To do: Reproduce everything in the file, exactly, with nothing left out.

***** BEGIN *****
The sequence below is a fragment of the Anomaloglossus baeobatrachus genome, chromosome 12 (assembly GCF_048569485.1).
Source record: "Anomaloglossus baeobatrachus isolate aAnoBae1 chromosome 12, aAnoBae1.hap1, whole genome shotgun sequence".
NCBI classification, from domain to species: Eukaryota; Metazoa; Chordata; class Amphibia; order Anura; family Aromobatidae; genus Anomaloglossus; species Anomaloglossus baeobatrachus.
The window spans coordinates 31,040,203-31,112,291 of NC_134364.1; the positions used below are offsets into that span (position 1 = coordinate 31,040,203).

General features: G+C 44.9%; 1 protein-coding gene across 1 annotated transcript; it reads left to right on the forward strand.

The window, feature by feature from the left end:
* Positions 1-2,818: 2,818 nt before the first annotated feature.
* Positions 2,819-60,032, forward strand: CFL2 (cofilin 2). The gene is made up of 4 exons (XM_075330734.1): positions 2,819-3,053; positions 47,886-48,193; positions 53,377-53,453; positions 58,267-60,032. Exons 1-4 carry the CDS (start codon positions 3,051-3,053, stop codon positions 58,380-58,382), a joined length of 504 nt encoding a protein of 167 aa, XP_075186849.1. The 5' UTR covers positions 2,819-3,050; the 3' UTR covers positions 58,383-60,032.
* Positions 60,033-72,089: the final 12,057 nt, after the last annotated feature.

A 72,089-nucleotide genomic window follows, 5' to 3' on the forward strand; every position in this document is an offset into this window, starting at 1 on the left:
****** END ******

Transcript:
The sequence below is a fragment of the Anomaloglossus baeobatrachus genome, chromosome 12 (assembly GCF_048569485.1).
Source record: "Anomaloglossus baeobatrachus isolate aAnoBae1 chromosome 12, aAnoBae1.hap1, whole genome shotgun sequence".
NCBI classification, from domain to species: Eukaryota; Metazoa; Chordata; class Amphibia; order Anura; family Aromobatidae; genus Anomaloglossus; species Anomaloglossus baeobatrachus.
The window spans coordinates 31,040,203-31,112,291 of NC_134364.1; the positions used below are offsets into that span (position 1 = coordinate 31,040,203).

General features: G+C 44.9%; 1 protein-coding gene across 1 annotated transcript; it reads left to right on the forward strand.

The window, feature by feature from the left end:
* Positions 1-2,818: 2,818 nt before the first annotated feature.
* Positions 2,819-60,032, forward strand: CFL2 (cofilin 2). The gene is made up of 4 exons (XM_075330734.1): positions 2,819-3,053; positions 47,886-48,193; positions 53,377-53,453; positions 58,267-60,032. Exons 1-4 carry the CDS (start codon positions 3,051-3,053, stop codon positions 58,380-58,382), a joined length of 504 nt encoding a protein of 167 aa, XP_075186849.1. The 5' UTR covers positions 2,819-3,050; the 3' UTR covers positions 58,383-60,032.
* Positions 60,033-72,089: the final 12,057 nt, after the last annotated feature.

A 72,089-nucleotide genomic window follows, 5' to 3' on the forward strand; every position in this document is an offset into this window, starting at 1 on the left: